Heath Shuler Faces Pelosi in the Futility Bowl

J. Robert Smith
You've seen the news if you're following the cringes, spasms, and writhing of the much diminished U.S. House Democratic Caucus.  Heath Shuler, one of the Last of the Blue Dogs, declared that he'll challenge Nancy Pelosi for his and her party's Minority Leader post.

Shuler, who ain't no dumb jock, knows full well that his chances of knocking off Pelosi for the Minority Leadership job are slim to none.  For Shuler, the announcement that he'll try to tackle Madam Pelosi at the goal line is all about grandstanding. 

The North Carolina Congressman finds himself in a Democratic Caucus that was wrenched further left -- if that's possible -- thanks to the elections.  Elections that saw many-a-Blue Dog lugged off the field on stretchers.   

With the elections and loss of half of the Blue Dog contingent, Congressmen Heath Shuler, Dan Boren, and Larry Kissell, among others, no longer can hide behind the pretense that the Democratic Party is in any way hospitable to conservatives or "centrists," as they're inclined to call themselves.

Shuler's play for Minority Leader is an attempt to prove to his voters that he's not "one of those" Pelosi Democrats or acolytes.  But for Shuler's district voters -- and voters in the other remaining Blue Dog districts -- there are more interesting and convincing tests, to wit:

When January rolls around, for whom will Shuler cast his ballot for speaker --  John Boehner or Nancy Pelosi?  Or will Shuler weasel-out by abstaining?  How about Shuler's Blue Dog buddies? 

And how will Shuler vote on a repeal of ObamaCare?  How will he vote on every major piece of Republican legislation that is sure to invite opposition by the decidedly liberal Democratic Caucus?

And to save his seat, if Shuler is willing to buck his party to vote for John Boehner, and if he's willing to vote with Republicans on major legislation, then why is Heath Shuler a Democrat?  Or why is an isolated Heath Shuler representing conservative western North Carolinians in Congress?  Why not a conservative Republican who isn't so conflicted and so flailing?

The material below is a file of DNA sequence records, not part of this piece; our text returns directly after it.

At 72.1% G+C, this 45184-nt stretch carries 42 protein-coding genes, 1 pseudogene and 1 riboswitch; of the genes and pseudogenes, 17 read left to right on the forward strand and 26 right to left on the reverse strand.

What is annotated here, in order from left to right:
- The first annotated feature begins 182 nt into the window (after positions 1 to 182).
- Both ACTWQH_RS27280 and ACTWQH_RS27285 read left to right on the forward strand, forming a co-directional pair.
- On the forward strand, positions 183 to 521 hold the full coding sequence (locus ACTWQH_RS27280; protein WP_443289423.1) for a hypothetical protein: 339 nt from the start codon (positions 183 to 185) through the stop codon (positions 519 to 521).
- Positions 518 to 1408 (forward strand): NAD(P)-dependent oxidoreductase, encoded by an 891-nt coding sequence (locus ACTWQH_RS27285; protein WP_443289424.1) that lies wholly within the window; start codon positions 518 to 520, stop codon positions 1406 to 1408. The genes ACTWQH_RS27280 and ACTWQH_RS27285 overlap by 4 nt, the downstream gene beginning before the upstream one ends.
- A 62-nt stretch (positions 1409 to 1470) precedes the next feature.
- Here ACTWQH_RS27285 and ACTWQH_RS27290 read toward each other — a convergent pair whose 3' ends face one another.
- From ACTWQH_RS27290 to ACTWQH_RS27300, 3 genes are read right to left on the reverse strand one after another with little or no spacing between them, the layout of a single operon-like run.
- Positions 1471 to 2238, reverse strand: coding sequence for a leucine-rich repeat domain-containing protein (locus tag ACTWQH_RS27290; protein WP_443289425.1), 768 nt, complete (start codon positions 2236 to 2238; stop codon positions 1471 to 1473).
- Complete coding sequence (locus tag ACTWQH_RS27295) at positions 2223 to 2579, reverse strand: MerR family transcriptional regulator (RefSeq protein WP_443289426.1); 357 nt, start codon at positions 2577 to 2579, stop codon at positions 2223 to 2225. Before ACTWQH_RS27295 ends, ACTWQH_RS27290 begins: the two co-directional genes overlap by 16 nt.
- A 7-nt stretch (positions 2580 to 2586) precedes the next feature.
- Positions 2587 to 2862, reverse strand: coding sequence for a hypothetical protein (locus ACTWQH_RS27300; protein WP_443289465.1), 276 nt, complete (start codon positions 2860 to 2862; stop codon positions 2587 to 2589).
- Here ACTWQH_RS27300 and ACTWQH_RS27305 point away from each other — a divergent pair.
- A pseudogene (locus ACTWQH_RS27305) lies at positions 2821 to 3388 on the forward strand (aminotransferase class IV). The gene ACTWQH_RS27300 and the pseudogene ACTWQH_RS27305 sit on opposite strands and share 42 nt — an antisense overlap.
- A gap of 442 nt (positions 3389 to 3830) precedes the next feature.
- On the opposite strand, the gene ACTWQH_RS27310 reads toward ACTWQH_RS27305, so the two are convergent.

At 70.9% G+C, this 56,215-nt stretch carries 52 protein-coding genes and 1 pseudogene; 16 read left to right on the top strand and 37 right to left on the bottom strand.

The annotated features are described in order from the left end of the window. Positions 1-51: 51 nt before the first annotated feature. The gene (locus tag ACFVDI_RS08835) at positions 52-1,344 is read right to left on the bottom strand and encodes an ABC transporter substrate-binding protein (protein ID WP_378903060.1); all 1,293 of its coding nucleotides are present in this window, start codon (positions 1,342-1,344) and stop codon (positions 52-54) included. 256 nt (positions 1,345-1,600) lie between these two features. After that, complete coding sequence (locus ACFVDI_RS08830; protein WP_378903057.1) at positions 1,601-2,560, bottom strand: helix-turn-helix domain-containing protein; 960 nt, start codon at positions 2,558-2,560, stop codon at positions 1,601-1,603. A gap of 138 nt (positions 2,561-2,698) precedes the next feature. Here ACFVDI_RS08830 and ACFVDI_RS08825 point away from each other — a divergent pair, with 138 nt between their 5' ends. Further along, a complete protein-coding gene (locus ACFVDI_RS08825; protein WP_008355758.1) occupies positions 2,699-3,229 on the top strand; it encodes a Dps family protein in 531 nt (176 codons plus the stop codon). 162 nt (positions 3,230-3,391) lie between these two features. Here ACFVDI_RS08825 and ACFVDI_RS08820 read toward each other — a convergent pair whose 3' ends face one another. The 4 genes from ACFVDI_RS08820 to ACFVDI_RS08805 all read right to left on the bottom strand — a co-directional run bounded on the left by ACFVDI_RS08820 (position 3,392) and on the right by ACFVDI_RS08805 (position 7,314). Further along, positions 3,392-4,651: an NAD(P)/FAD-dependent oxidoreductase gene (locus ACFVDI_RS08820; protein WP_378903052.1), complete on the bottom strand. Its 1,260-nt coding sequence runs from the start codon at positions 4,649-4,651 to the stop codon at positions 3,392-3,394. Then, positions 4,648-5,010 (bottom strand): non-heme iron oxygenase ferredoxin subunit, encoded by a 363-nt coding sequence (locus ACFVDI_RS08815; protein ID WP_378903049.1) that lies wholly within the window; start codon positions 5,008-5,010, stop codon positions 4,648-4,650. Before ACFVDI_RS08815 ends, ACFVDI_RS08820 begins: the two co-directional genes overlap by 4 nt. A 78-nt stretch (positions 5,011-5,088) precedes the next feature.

Lots of questions.  Probably too many to Heath Shuler's liking.  Regardless, thanks to the GOP taking many of the governorships and legislatures in states where Blue Dogs reside, there's a good chance that Heath Shuler and his Blue Dog companions will be redistricted out of jobs -- or drawn into districts that require them to fight for their political lives. 

Most Hail Mary passes never make it to receivers.  Heath Shuler and the Blue Dogs are about to learn that lesson again.
You've seen the news if you're following the cringes, spasms, and writhing of the much diminished U.S. House Democratic Caucus.  Heath Shuler, one of the Last of the Blue Dogs, declared that he'll challenge Nancy Pelosi for his and her party's Minority Leader post.

Shuler, who ain't no dumb jock, knows full well that his chances of knocking off Pelosi for the Minority Leadership job are slim to none.  For Shuler, the announcement that he'll try to tackle Madam Pelosi at the goal line is all about grandstanding. 

The North Carolina Congressman finds himself in a Democratic Caucus that was wrenched further left -- if that's possible -- thanks to the elections.  Elections that saw many-a-Blue Dog lugged off the field on stretchers.   

With the elections and loss of half of the Blue Dog contingent, Congressmen Heath Shuler, Dan Boren, and Larry Kissell, among others, no longer can hide behind the pretense that the Democratic Party is in any way hospitable to conservatives or "centrists," as they're inclined to call themselves.

Shuler's play for Minority Leader is an attempt to prove to his voters that he's not "one of those" Pelosi Democrats or acolytes.  But for Shuler's district voters -- and voters in the other remaining Blue Dog districts -- there are more interesting and convincing tests, to wit:

When January rolls around, for whom will Shuler cast his ballot for speaker --  John Boehner or Nancy Pelosi?  Or will Shuler weasel-out by abstaining?  How about Shuler's Blue Dog buddies? 

And how will Shuler vote on a repeal of ObamaCare?  How will he vote on every major piece of Republican legislation that is sure to invite opposition by the decidedly liberal Democratic Caucus?

And to save his seat, if Shuler is willing to buck his party to vote for John Boehner, and if he's willing to vote with Republicans on major legislation, then why is Heath Shuler a Democrat?  Or why is an isolated Heath Shuler representing conservative western North Carolinians in Congress?  Why not a conservative Republican who isn't so conflicted and so flailing?

Lots of questions.  Probably too many to Heath Shuler's liking.  Regardless, thanks to the GOP taking many of the governorships and legislatures in states where Blue Dogs reside, there's a good chance that Heath Shuler and his Blue Dog companions will be redistricted out of jobs -- or drawn into districts that require them to fight for their political lives. 

Most Hail Mary passes never make it to receivers.  Heath Shuler and the Blue Dogs are about to learn that lesson again.